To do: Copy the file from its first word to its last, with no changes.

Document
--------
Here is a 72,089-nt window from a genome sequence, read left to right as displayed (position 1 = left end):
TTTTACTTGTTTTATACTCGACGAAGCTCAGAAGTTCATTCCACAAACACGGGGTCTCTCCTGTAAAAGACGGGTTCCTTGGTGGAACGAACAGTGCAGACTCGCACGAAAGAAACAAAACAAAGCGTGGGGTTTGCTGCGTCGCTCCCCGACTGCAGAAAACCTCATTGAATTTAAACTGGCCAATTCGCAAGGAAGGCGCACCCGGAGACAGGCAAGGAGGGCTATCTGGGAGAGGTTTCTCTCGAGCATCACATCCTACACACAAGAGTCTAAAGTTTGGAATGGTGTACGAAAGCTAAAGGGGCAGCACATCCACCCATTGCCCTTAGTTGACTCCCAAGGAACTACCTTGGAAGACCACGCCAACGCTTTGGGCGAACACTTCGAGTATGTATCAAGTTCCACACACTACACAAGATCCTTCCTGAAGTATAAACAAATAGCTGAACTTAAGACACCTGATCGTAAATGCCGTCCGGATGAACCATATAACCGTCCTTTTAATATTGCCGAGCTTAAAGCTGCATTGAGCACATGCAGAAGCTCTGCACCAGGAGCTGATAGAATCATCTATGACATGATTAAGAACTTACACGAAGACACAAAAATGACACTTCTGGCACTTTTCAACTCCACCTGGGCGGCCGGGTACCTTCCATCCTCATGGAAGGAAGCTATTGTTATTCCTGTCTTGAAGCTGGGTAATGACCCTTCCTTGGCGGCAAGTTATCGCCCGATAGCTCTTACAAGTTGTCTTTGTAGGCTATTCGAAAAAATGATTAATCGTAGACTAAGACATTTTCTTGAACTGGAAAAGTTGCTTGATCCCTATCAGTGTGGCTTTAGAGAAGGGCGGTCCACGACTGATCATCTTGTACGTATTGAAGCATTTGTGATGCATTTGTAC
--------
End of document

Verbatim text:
Here is a 72,089-nt window from a genome sequence, read left to right as displayed (position 1 = left end):
TTTTACTTGTTTTATACTCGACGAAGCTCAGAAGTTCATTCCACAAACACGGGGTCTCTCCTGTAAAAGACGGGTTCCTTGGTGGAACGAACAGTGCAGACTCGCACGAAAGAAACAAAACAAAGCGTGGGGTTTGCTGCGTCGCTCCCCGACTGCAGAAAACCTCATTGAATTTAAACTGGCCAATTCGCAAGGAAGGCGCACCCGGAGACAGGCAAGGAGGGCTATCTGGGAGAGGTTTCTCTCGAGCATCACATCCTACACACAAGAGTCTAAAGTTTGGAATGGTGTACGAAAGCTAAAGGGGCAGCACATCCACCCATTGCCCTTAGTTGACTCCCAAGGAACTACCTTGGAAGACCACGCCAACGCTTTGGGCGAACACTTCGAGTATGTATCAAGTTCCACACACTACACAAGATCCTTCCTGAAGTATAAACAAATAGCTGAACTTAAGACACCTGATCGTAAATGCCGTCCGGATGAACCATATAACCGTCCTTTTAATATTGCCGAGCTTAAAGCTGCATTGAGCACATGCAGAAGCTCTGCACCAGGAGCTGATAGAATCATCTATGACATGATTAAGAACTTACACGAAGACACAAAAATGACACTTCTGGCACTTTTCAACTCCACCTGGGCGGCCGGGTACCTTCCATCCTCATGGAAGGAAGCTATTGTTATTCCTGTCTTGAAGCTGGGTAATGACCCTTCCTTGGCGGCAAGTTATCGCCCGATAGCTCTTACAAGTTGTCTTTGTAGGCTATTCGAAAAAATGATTAATCGTAGACTAAGACATTTTCTTGAACTGGAAAAGTTGCTTGATCCCTATCAGTGTGGCTTTAGAGAAGGGCGGTCCACGACTGATCATCTTGTACGTATTGAAGCATTTGTGATGCATTTGTAC